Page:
The numbers add up for the Phillies to hand Aaron Nola a seven-year deal with an average of $24 million or so per year. Losing him would have meant a hole in the No.2 spot of their rotation. at the very least, and the Phillies aren’t chasing down Atlanta (even if at this pace their 40-man roster might have 18 guys on it) or getting through October with only one frontline starter. You can get jump through hoops and pull out all the smoke and mirrors with a bullpen, but most teams have at least two guys that can get through five innings in the playoffs that end up on a parade bus.
The numbers go further. Nola was certainly off his usual performance last season, but a lot of that was due to things out of control. Nola was a victim of sequencing, with only a 66 percent left-on-base percentage. That’s seven points below his career average, so though he wasn’t giving up that different of a number of hits than he normally does, they were just bunched together more than they had been for no other reason than baseball likes to laugh at your plans every so often for its own entertainment.
Nola also saw his HR/FB rate double from 2022, even though he gave up softer contact on fly balls in 2023. Sometimes a larger selection of flies just ends up in someone’s nachos. He even doubled up his pop-up rate from 2022 to 2023, so it’s more likely that Nola is more his 2022 version than the one Phillies fans saw in 2023.
Are there flashing lights? Of course, there always is with a pitcher entering his 30’s. Nola got fewer whiffs and fewer caught-looking strikes, too. The fastball was down in velocity ever so slightly and that probably won’t get better as he turns 31 in June. Nola was hit harder, as well, than he’d ever been in 2023, with his barrel rate against and average exit velocity against rising from 2022.
But the free-agent market was short on other solutions. The Phillies could have paid more for Blake Snell, but his peripherals suggest he could be a walking hand grenade, when judged by the money he’ll get in 2024. Eduardo Rodriguez is solid, but the same age as Nola and not as capable of the heights. Youshinobu Yamamoto is an unknown, though the Phillies are rumored to still be after him even bringing Nola back home.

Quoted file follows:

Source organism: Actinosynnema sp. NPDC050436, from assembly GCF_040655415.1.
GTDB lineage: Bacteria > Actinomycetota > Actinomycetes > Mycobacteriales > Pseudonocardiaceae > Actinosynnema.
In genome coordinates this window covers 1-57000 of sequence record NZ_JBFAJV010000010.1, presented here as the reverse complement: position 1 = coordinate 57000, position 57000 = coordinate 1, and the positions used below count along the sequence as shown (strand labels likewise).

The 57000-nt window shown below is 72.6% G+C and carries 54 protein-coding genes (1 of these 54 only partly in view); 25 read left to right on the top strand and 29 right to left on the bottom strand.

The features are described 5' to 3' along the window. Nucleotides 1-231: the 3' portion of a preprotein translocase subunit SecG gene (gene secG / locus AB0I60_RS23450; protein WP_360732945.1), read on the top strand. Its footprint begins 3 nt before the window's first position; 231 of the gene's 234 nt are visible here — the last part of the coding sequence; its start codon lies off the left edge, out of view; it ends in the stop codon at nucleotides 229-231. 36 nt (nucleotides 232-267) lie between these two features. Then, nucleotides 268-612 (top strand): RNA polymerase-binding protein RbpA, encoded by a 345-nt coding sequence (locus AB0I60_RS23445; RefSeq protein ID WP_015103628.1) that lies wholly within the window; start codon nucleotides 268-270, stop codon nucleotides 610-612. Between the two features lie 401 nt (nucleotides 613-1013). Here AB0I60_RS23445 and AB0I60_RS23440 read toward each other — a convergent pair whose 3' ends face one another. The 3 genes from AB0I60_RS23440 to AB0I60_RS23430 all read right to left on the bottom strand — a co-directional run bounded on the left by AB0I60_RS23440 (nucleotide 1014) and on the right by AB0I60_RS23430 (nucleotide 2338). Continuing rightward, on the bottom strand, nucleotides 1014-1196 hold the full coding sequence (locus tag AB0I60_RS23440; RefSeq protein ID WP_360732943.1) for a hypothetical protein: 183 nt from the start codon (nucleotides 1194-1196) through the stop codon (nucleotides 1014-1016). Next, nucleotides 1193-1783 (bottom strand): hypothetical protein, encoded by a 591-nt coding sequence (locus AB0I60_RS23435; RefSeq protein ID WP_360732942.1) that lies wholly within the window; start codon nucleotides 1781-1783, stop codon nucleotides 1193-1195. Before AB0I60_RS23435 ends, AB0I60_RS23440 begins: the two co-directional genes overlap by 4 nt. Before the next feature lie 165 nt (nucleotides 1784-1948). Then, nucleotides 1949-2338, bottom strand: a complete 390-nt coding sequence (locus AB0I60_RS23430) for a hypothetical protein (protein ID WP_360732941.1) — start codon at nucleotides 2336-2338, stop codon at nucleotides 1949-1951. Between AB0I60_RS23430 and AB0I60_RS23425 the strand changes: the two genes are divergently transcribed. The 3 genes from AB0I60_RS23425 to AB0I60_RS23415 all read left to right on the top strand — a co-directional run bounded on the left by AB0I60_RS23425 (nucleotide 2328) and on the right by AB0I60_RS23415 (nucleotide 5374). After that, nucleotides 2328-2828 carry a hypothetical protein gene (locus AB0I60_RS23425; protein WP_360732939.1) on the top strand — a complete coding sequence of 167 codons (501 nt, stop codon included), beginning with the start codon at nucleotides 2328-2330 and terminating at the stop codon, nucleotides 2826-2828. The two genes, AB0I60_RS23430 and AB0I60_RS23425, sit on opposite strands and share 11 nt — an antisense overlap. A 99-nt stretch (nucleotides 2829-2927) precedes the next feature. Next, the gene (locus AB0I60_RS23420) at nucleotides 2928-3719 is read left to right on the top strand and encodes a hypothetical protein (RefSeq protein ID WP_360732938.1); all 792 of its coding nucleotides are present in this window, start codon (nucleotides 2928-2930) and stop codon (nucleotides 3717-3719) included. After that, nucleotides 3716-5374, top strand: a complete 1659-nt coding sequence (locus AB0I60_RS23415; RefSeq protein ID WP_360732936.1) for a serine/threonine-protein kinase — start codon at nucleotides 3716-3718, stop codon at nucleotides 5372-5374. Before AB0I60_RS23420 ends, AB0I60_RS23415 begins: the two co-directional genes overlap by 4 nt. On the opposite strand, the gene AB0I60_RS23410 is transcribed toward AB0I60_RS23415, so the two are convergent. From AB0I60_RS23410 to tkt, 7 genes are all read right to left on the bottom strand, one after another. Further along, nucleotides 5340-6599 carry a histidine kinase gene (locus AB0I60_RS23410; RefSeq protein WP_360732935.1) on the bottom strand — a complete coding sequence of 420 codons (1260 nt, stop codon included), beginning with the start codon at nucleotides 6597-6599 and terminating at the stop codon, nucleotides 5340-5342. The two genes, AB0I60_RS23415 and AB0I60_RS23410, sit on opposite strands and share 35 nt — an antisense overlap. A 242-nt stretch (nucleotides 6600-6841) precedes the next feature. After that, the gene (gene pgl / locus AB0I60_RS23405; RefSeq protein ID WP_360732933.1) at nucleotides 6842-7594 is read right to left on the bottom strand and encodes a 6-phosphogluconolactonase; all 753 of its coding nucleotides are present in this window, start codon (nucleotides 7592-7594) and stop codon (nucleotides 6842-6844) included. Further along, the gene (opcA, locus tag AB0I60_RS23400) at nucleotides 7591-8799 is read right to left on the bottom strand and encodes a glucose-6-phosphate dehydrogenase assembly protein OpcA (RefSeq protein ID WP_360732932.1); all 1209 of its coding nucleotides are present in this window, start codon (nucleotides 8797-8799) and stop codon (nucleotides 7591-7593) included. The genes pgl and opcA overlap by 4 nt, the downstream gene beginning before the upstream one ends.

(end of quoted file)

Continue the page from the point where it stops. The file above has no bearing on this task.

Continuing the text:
But it would be more heartening to believe that the Phillies like what they have going, that there’s something unquantifiable about their October success the past two seasons, that fans have gotten attached to this team and they’d like to keep it together for as long as they can. A front office shouldn’t just give in to sentimentality, but it also just can’t be about the printouts either. There is a vibe to the Phillies and maybe it has a hand in making them what they are, and maybe it doesn’t. But most within that organization think it does aid their cause, however much, and while the numbers all say it was perfectly acceptable to bring Nola back, it is refreshing to think a team with the ability to pay for that kind of thing actually does.
Sure, the fifth through seventh years of this deal might be ugly, but what do the Phillies care? They’re going for a World Series now and the whole thing is probably balls-up by then, anyway. They’ve got something that works now, and it’s refreshing to see a team not screw with that in the name of saving a dollar here or there.
Here’s where it all starts to end for Brandon Staley
You know it’s over for a coach when they start snapping at the media. It’s like the last lever to pull before they’re called into the GM’s office. So Brandon Staley probably should start getting the resume ready and the house packed up:
It’s never a good sign when the defensive head coach has a defense that sucks. Kind of what their thing is supposed to be. The Chargers find a way to lose far more often than they find a way to win. The difference in the NFL is always micro-thin, a few plays here or there. The well-coached teams make them or at least don’t make the ones that blow their own nose off. The Chargers do and seeing as how Staley is taking it out on the beat reporters, he seems to know where that leads.
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